Github selects Lithium to run its community forums, Discourse dev is none too pleased

Discussion in 'Forum Software' started by rafalp, Mar 10, 2018.

  1. Ryan Ashbrook

    Ryan Ashbrook IPS Developer

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    I cannot believe they didn't pick IPS!

    But really, I don't see what the big deal is. Github is like any other forum owner - they will pick whatever is best suited for them and their situation.
     
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  2. Paul M

    Paul M Limeade Addict

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    On behalf of my former employer, I'm surprised, and gutted, they didnt pick vB5 :lildevil:
     
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  3. R0binHood

    R0binHood Habitué

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    So use the excellent built in search from the search box or the share sheet search if you need some kind of ‘find on screen’ search?

    Risky opinion here - but I quite like the scrubber they have that allows you to easily jump to any point in a thread without having to flick through page after after page and then swipe to scroll further to find a specific post. :eek:

    It works very well on mobile.
     
  4. Kevin

    Kevin Oooh, something shiny!

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    These days, wouldn't that be the expected reaction if they did pick vB5? :whistle:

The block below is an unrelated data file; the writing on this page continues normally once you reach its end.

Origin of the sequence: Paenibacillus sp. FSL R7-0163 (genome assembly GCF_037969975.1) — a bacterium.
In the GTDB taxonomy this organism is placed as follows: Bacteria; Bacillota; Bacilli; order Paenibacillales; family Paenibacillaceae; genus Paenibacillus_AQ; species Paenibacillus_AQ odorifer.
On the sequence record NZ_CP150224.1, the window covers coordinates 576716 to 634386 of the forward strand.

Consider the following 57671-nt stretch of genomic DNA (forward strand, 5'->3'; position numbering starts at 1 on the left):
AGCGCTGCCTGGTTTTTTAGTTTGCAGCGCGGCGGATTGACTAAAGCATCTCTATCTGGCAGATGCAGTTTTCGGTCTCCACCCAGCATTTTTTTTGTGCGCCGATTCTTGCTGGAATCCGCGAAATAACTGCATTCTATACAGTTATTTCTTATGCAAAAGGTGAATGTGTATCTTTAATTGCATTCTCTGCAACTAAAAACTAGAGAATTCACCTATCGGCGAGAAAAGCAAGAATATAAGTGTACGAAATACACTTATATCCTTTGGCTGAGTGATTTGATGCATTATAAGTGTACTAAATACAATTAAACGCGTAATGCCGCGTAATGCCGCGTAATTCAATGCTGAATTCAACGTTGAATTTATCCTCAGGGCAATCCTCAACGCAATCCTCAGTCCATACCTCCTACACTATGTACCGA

5. Pete

    Pete Flavours of Forums Forever

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    If, and only if, you have a good internet connection. If your connection is flaky, it can and will break in many fun ways.
     
  6. R0binHood

    R0binHood Habitué

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    As will most web apps
     
  7. Pete

    Pete Flavours of Forums Forever

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    Not the way Discourse does. NodeBB handles it better but both flail on inconsistent connections, while phpBB, SMF and XF (I have no experience of trying to use MyBB) on a two hour train commute, where some areas barely hit 3G... they don't break.
     
  8. SAFAD

    SAFAD Developer

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    I have no idea how consistency nor concurrency is handled in both Discourse and NodeBB, but PHP systems *do not* have any control over concurrency and consistency, basically each request "boots up" *the entire system* (well sophisticated development ofcourse will not lead to such thing) that is why you don't face issues with systems built on PHP (consistency and concurrency wise).